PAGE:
Missing a Workout in Stride

author : gsmacleod
comments : 3

Many times a missed workout leads to undue stress and frustration which can adversely affect athletic performance and day-to-day life. Here are some tips to deal with the inevitable missed workout.

As many triathletes are extremely obsessive about their training plans, learning how to deal with a missed workout can often be one of the biggest stumbling blocks that an athlete needs to overcome. Many times a missed workout leads to undue stress, angst and frustration which can adversely affect both athletic performance and day-to-day life. While we do not want to make a habit of skipping workouts, keeping these points in mind when dealing with a missed workout may help you maintain perspective.

Most of your life is more important than triathlon
Although building and improving fitness is an important goal, it pales in comparison to other facets of your life. Family, friends, career, education – all of these things are much more important in the big picture than swimming, biking and running.

Triathlon is not putting food on the table
As novice triathletes, this sport is supposed to be a fun diversion from the stress of day to day life – if instead of providing an outlet to help relieve stress, it is instead a major stressor, then your hobby is having the opposite of its intended purpose.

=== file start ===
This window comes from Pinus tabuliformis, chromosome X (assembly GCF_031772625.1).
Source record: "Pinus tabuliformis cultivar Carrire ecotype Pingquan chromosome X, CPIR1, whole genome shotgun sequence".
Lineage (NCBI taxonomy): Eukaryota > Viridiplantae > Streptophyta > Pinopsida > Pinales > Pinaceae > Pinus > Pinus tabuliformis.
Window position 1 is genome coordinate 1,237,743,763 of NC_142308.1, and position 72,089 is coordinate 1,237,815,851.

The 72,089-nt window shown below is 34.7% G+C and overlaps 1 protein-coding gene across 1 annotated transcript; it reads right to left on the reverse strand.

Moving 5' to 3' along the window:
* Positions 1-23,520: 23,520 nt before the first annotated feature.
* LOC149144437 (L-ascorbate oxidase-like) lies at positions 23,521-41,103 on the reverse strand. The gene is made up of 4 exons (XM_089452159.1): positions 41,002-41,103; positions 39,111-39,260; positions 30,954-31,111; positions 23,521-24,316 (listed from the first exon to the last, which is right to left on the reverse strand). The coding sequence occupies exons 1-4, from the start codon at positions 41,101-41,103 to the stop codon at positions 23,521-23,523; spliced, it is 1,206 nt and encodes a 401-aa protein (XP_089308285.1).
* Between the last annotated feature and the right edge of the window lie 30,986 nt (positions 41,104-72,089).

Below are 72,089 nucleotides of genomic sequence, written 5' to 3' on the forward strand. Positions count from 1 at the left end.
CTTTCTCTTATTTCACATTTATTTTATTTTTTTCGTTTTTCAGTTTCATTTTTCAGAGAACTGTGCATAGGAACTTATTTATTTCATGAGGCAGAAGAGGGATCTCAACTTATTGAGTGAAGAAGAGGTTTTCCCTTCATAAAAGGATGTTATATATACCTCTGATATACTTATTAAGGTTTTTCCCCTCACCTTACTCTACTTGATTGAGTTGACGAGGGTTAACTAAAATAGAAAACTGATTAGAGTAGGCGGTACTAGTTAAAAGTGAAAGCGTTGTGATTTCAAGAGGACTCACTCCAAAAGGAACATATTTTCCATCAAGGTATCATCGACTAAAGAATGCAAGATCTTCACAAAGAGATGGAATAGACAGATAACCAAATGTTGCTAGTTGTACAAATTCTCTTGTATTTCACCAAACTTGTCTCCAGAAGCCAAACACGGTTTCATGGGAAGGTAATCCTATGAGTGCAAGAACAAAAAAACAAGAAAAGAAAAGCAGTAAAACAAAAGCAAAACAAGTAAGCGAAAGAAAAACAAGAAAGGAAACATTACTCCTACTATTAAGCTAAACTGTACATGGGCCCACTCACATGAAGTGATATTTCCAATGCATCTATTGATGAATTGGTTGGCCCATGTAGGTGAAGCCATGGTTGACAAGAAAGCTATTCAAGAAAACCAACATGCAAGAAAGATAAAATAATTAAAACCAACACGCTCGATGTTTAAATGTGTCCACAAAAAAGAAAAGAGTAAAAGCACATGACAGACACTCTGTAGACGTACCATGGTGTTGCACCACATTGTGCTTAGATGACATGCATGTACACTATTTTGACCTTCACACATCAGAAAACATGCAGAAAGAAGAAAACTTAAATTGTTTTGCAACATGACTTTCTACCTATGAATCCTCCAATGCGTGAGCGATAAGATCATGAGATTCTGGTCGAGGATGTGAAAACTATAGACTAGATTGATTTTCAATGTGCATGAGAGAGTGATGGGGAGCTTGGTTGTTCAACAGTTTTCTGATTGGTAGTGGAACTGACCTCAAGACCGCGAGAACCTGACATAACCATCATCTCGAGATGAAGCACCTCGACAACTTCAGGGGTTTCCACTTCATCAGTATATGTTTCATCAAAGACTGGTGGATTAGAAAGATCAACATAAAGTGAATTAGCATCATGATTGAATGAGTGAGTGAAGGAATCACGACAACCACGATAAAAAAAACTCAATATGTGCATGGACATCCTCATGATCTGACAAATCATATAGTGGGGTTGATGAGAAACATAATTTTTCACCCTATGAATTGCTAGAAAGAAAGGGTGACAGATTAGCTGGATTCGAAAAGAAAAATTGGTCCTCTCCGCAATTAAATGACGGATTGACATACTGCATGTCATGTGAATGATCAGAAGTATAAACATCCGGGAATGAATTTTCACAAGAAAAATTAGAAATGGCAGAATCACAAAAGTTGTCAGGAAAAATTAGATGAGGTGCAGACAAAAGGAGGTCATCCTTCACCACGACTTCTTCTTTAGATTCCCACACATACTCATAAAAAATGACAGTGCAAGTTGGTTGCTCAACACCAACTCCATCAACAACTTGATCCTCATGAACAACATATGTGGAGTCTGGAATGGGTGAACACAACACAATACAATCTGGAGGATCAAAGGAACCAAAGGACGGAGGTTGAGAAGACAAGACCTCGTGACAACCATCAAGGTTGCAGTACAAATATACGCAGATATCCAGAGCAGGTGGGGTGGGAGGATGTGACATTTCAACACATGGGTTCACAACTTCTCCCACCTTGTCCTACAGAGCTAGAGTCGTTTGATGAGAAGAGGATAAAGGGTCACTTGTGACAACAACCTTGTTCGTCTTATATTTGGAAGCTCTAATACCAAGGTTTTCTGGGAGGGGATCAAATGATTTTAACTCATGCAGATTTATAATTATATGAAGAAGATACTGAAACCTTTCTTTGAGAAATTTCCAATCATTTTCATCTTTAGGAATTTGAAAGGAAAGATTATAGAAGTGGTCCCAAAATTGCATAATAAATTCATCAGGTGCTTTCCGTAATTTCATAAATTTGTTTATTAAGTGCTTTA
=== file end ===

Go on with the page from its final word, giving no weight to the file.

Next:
Ultimately, sport is a selfish pursuit
Although many of us have gotten into the sport for the best of reasons and would like to believe that we are doing this for someone else, you do not need eight hours a week to maintain a healthy and active lifestyle. Just think how happy someone in your life would be if you dedicated eight hours a week to them!

You get stronger and faster when you rest
Instead of thinking of the missed workout as a lost opportunity to become more fit, bear in mind that training breaks down your system – rest provides you with time to recover and provides added gains in fitness.

Rome was not built in a day
Many novice triathletes are training between six and twelve times a week. If you are building towards a race in six months, this means that you will have an average of over 200 training sessions between now and your race. One or two missed workouts accounts for less than 1% of your total planned training and will not result in you falling apart on race day.

As we struggle to balance all elements of our lives, we need to ensure that we stay focused on those things which are the most important in the grand scheme of things. Although it is easy to become obsessed with the details of our training and racing, when life throws you a curveball that results in missing a workout – take it in stride and instead of fixating on what that missed workout cost you, consider what giving that time to someone else might mean to them.


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date: November 9, 2006